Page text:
Active Living At Work

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What is active living?

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Active living is an approach to life that values and includes physical activity in everyday living. You can find ways to be active at work, school, home, and during leisure time.

Active living is not the same as an exercise program. Active living means making physical activity part of every day life whether you are taking the stairs instead of the elevator, participating in a standing or walking meeting, biking to work, yoga at lunch, gardening, taking the kids or dog to the park, walking to the other building at your facility, or swimming laps in the pool.

How much activity is enough?

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It is easier than you think to be “physically active”. The Public Health Agency of Canada recommends that we be active at least 2.5 hours (150 minutes) a week to achieve the health benefits. The goal is to complete moderate to vigorous aerobic activity. This goal can be achieved throughout the day by accumulating 10 minute or more periods of activity. Physical activity should be a mixture of endurance, flexibility and strength activities. This mixture helps to strengthen the heart and lungs, keep joints flexible and mobile, and maintain strong bones. Target your muscles and bones at least two days per week.

The following chart is an example of what moderate to vigorous aerobic activity “looks like”:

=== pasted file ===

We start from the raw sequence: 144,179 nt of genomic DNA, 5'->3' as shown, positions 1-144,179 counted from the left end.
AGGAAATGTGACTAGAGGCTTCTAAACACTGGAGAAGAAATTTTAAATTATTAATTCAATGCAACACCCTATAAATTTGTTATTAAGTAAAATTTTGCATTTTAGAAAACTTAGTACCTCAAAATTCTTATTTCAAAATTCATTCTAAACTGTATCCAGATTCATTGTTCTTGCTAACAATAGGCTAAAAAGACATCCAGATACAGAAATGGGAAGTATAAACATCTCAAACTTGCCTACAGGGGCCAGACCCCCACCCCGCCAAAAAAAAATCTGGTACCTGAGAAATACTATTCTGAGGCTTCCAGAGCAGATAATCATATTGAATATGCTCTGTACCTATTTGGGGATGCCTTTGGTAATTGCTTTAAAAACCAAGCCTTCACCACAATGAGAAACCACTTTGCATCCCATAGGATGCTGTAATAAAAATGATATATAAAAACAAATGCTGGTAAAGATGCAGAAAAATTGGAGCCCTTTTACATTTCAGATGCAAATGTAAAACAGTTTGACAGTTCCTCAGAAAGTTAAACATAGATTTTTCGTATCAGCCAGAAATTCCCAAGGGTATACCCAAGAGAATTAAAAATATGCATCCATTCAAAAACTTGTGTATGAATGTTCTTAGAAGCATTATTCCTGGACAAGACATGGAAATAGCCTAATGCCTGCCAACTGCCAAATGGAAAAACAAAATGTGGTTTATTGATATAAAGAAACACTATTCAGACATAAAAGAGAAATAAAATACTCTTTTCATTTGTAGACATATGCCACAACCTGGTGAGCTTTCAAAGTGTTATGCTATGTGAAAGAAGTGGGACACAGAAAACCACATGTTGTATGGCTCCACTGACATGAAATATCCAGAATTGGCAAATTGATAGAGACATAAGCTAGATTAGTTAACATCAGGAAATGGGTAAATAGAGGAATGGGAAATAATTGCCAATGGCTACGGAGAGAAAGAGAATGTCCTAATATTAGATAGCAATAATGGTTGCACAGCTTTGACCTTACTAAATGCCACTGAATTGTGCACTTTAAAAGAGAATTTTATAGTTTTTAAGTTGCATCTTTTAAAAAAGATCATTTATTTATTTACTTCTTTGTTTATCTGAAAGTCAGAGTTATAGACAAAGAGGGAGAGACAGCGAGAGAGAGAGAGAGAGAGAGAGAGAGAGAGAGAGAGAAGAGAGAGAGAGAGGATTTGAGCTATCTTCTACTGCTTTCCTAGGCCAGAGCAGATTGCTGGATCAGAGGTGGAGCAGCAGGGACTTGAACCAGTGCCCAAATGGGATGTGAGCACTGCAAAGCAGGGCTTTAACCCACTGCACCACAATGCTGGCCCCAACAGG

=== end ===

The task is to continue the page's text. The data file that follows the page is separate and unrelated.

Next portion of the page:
Time Needed Depends on Effort
Very light Effort Light Effort Moderate Effort Vigorous Effort Maximum Effort
Light walking
Easy gardening
Brisk walking
Raking leaves
Water aerobics
Cross-country skiing
Fast swimming
Fast dancing
How should I feel while exercising? How warm am I? What is my breathing like?
No change from when you are resting Starting to feel warm Warmer Quite warm Very hot/ perspiring heavily

Normal breathing

Slight increase in breathing rate

Greater increase in breathing rate

More out of breath

Completely out of breath

What are examples of some types of activities?

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It is important to have a mixture of activities in your routine.

Endurance (aerobic) exercise helps improve the body's ability to use oxygen.

  • Walking
  • Corporate or organized events (special activity days, sports teams, etc.)
  • Golfing (without a cart)
  • Cycling
  • Dancing

Flexibility routines help to maintain the body's ability to bend and stretch easily.

  • Gardening / Yard work
  • Yoga
  • Tai chi
  • Stretches at your workstation

Strength training helps strengthen muscles as well as improving balance and posture.

  • Climbing stairs
  • Lifting and carrying toolboxes (or young children)
  • Lifting weights
  • Resistance training
  • Gardening involving digging or shovelling

Exercises that help strengthen your bones include:

  • Running
  • Walking
  • Yoga
  • Jumping rope

How do I find time to be active at work?

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Many times people feel they don't have time to 'add' activity into their day. The workplace can help. A workplace can encourage employees to take on various activities at all levels regardless of age and ability. For most people, they just need help to get started. “Balance” needs to come from the individual wanting to start or continue with an activity program, and having encouragement from the workplace in order to meet these objectives. Whether you work in a small or large company, there are many areas and strategies that can increase participation in fitness and active living programs.

Some strategies are:

  • Develop a physical fitness policy for the workplace.
  • Ask staff what types of programs they are interested in.
  • Have flexible working hours. Allowing people to arrive at work a little later, or leave a little earlier can help them add activity to their day.
  • Job sharing, telecommuting, and on-site day care will also provide some flexibility to schedules.
  • Allow individuals to take an extra half hour twice a week at lunch to walk, swim, attend fitness class, etc.